We may not be fully aware of it, but future generations will likely consider our era truly historic. Never before has mankind been able to understand the functioning of cells, tissues, organs, the precise molecular mechanisms of evolution, or where and how our species originated and spread throughout the world.
The technology that allows us to unravel cellular and sub-cellular processes and mechanisms; identify the causes of diseases; develop more specific and effective treatments; and determine who is biologically related to us and to what degree, combines knowledge from biology, computer science, information technology and material sciences.
As might be expected, such a revolution in knowledge must also have a significant societal impact, requiring answers to questions that until recently were considered pure science fiction.
Today, it is technically possible to sequence the 2.4m of DNA present in the nucleus of every cell of our body in only a few days. As the speed of reliable sequencing continues to increase, the price of the process has dropped precipitously and will soon cost just a few hundred US dollars. Once the function of every fragment of DNA is known, nothing will stand in the way of routine sequencing.
Already, variations in the composition of about 500,000 single nucleotide polymorphisms — DNA building blocks spread over the total length of the DNA that have been shown to correlate with particular physical and behavioral characteristics or susceptibility to diseases — are being analyzed routinely. Major errors in DNA composition that are responsible for about 3,000 of the 7,000 known genetic diseases can be visualized, and efforts are underway to identify the causes of the remaining 4,000 diseases.
Meanwhile, a growing number of companies are offering a new commercial service: direct-to-consumer analysis of DNA for genealogical or medical purposes. While their activities and clientele are steadily increasing, many of the results currently are of limited value for determining physical and behavioral characteristics or risks of common diseases such as hypertension, cardiovascular diseases, diabetes and depression.
However, some people claim the right to know all information pertaining to them, including even the slightest elevated risk of contracting these diseases. Some are even willing to undergo preventive measures or modify their behavior to decrease or control this risk. Others must cope with results showing that they carry defects that significantly increase their risk of developing a hereditary form of cancer or dementia, or of transmitting a defect to their children that could then cause a serious defect in their grandchildren.
Some people — so far still a minority — are fascinated by this new knowledge and take the results for granted. However, more research is needed before we can understand the results of sequencing correctly and apply this knowledge appropriately in risk calculations. For example, more than 97 percent of our DNA contains no information for the synthesis of proteins — that is, it contains no genes — but nonetheless, it interacts with our genes to increase, decrease, or inhibit the production of proteins.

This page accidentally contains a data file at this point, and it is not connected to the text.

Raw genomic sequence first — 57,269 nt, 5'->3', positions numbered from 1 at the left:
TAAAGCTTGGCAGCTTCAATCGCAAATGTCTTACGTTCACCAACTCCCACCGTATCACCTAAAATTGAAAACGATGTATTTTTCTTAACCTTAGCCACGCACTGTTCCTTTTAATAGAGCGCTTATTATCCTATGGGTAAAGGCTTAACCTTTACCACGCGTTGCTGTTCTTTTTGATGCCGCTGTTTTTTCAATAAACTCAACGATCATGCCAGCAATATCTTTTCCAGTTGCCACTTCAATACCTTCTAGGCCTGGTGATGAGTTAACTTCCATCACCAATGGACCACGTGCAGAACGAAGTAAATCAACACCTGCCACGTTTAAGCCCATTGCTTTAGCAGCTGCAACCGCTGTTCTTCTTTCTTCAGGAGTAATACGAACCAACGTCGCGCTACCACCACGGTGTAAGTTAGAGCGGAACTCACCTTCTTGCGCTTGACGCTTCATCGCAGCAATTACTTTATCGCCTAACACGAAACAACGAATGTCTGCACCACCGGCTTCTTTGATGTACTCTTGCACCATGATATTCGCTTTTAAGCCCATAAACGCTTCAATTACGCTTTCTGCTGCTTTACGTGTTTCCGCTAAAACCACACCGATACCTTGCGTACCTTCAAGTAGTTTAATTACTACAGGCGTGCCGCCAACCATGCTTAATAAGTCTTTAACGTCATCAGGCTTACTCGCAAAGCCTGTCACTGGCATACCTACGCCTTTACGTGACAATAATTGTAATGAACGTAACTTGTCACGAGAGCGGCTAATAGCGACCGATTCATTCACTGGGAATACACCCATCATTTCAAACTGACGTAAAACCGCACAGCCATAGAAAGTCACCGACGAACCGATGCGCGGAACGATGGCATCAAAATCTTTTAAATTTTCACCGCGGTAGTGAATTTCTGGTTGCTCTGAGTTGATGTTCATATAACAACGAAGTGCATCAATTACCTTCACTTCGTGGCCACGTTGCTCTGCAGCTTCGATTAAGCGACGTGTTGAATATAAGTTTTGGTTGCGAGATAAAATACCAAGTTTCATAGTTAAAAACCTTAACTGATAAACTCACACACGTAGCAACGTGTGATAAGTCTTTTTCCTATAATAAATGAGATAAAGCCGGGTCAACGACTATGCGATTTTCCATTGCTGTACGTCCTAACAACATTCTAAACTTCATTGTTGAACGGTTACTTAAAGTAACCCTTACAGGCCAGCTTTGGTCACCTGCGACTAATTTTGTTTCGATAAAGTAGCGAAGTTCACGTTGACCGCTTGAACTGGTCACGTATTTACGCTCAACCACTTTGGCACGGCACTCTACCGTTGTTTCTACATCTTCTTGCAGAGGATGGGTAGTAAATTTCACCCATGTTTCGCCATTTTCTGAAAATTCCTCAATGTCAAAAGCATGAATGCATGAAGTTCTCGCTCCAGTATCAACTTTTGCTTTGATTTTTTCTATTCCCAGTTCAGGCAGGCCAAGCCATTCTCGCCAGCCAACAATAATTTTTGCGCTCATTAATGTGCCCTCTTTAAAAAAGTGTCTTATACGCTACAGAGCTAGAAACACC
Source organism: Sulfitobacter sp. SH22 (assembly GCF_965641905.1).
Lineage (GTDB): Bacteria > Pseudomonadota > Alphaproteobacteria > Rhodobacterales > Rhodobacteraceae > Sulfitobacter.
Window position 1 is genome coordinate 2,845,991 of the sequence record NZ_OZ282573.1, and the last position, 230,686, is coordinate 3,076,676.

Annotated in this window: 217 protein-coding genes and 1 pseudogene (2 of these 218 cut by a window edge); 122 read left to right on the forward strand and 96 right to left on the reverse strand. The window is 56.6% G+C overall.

We also know that even if our DNA is somewhat responsible for increased risks for common diseases and in some cases is fully responsible for inherited diseases, the environment in which this DNA functions can be as important as the composition of the DNA itself. Indeed, from fertilization on, the environment in which the fertilized egg develops — for example, what the mother eats, whether she smokes or drinks alcohol, and whether she develops diseases or infections — places so-called epigenetic marks on the DNA or on the proteins surrounding it, affecting its function.
This conditioning effect continues and increases after birth, leading to different degrees of epigenetic marking in different organs. Individual differences in susceptibility to diseases can be the consequence. This is nicely illustrated in identical twins, who show as they age increasing differences in the way that their identical DNA is marked by the environment.
Nonetheless, the dangers implied by recent technological progress have become increasingly obvious. For example, it is now possible to analyze the DNA of an unborn child from the blood of its mother and determine its risk for diseases later in life. This opens the door to full-blown eugenics: the selection by parents, authorities or others of children with characteristics considered “appropriate.”
We must take care that we do not become more fascinated by the composition of DNA and what characteristics and risks it carries than we are by the human qualities of less-than-perfect individuals, which we all are.
This does not mean that there are no applications of this knowledge that are not important, life-saving and even necessary. However, they are more limited in number and scope than many seem to believe. Now is a time not only to advance current research in this area, but also to reflect and to tread cautiously.
Jean-Jacques Cassiman is a professor of human genetics at the Center for Human Genetics at the Catholic University of Leuven, Belgium.
Copyright: Project Syndicate